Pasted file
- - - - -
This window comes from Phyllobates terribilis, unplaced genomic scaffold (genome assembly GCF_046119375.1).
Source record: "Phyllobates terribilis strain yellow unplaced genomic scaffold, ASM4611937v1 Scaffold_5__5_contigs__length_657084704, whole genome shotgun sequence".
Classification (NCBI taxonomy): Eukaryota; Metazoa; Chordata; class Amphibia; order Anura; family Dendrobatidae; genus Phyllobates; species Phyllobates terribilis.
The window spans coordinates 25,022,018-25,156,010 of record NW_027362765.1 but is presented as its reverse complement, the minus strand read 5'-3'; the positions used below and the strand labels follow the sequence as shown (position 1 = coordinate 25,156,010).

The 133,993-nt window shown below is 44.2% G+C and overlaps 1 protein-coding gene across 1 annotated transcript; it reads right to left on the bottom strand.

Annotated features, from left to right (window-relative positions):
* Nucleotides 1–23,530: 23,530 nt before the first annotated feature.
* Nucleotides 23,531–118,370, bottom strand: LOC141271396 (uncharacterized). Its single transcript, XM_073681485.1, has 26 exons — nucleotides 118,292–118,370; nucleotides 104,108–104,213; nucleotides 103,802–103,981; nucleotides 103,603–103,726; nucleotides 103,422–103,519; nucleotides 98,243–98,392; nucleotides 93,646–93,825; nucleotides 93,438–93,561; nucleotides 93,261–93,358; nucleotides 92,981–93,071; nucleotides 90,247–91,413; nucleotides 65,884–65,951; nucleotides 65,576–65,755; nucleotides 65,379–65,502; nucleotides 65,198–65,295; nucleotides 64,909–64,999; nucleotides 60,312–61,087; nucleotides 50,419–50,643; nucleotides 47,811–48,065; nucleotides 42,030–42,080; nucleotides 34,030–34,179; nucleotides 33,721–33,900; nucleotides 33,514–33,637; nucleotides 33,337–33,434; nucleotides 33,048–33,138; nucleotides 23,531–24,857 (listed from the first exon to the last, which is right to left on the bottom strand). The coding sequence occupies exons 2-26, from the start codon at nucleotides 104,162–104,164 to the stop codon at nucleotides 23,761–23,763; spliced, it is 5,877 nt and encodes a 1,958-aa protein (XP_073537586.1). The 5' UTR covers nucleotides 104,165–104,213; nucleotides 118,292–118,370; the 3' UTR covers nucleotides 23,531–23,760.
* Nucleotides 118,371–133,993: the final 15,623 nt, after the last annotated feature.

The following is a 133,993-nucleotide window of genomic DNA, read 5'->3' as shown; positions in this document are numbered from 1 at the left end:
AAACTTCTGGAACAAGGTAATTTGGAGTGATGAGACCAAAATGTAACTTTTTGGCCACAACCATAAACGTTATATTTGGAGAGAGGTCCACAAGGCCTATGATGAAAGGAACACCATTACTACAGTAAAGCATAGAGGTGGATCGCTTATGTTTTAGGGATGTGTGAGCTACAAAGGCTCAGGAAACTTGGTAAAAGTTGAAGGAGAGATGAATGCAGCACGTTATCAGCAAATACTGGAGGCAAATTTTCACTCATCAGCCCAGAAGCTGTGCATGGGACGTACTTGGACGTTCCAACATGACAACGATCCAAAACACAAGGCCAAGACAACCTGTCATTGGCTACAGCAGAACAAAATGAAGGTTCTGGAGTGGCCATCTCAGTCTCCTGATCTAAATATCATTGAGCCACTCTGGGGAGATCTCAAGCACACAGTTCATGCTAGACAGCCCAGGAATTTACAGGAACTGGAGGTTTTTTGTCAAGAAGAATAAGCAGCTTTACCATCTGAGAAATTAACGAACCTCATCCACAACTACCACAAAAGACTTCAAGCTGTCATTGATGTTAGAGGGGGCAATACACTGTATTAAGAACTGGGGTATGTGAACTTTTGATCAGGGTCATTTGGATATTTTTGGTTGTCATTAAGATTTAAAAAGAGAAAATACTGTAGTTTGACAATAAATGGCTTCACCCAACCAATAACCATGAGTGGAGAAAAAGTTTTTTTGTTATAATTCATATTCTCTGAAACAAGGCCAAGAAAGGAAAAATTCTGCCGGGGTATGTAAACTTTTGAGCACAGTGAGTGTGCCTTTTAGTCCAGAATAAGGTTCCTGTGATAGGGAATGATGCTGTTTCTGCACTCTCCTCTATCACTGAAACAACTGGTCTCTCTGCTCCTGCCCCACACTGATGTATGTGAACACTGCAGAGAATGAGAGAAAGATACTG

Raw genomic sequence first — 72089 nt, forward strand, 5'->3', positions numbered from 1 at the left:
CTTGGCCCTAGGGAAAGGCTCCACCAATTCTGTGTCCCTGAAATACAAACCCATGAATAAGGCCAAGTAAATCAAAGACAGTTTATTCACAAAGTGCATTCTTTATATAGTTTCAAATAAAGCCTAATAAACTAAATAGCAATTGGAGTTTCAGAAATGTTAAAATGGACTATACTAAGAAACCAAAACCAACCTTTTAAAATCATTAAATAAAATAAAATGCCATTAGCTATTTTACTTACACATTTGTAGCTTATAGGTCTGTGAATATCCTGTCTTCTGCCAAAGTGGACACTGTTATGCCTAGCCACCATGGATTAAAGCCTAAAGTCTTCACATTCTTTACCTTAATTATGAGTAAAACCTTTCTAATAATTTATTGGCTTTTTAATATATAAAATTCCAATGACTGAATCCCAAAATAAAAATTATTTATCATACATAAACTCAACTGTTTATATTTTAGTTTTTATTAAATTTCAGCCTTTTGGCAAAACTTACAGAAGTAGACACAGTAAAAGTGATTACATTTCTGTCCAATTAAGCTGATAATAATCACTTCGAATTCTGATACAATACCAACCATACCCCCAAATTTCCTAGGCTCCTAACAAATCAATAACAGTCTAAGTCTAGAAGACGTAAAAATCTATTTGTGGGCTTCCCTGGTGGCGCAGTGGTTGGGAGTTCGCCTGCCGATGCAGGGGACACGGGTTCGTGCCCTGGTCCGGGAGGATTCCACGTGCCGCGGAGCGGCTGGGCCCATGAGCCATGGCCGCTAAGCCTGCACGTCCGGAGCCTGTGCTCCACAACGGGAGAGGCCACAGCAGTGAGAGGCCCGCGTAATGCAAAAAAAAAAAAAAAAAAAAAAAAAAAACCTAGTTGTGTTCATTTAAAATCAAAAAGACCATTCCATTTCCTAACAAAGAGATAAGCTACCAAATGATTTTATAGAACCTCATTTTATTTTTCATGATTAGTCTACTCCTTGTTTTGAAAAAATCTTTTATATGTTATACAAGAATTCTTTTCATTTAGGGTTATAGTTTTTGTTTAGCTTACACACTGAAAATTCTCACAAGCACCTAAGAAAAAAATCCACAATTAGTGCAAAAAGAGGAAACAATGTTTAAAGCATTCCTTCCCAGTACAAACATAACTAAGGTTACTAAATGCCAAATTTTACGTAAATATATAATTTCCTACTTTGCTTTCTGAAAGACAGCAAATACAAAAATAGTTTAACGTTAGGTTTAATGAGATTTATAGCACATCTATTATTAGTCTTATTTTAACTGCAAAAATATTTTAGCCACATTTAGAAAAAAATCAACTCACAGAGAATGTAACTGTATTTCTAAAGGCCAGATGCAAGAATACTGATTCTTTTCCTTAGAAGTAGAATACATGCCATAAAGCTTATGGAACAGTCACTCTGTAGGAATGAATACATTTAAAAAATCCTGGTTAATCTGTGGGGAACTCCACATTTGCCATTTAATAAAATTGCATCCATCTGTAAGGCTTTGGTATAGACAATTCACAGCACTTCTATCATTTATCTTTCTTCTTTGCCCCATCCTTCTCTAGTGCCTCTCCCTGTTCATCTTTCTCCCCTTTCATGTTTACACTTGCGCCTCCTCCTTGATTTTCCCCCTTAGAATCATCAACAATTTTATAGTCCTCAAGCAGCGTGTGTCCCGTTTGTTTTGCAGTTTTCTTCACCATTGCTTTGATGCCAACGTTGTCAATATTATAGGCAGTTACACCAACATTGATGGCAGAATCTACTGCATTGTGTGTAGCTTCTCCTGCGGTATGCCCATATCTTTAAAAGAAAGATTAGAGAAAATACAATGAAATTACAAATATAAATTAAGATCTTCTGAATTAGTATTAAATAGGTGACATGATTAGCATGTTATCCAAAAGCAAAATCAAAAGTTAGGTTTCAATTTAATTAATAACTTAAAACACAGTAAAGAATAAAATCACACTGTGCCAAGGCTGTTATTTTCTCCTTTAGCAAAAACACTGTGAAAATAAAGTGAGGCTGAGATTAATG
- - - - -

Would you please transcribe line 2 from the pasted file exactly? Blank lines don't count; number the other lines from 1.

Source record: "Phyllobates terribilis strain yellow unplaced genomic scaffold, ASM4611937v1 Scaffold_5__5_contigs__length_657084704, whole genome shotgun sequence".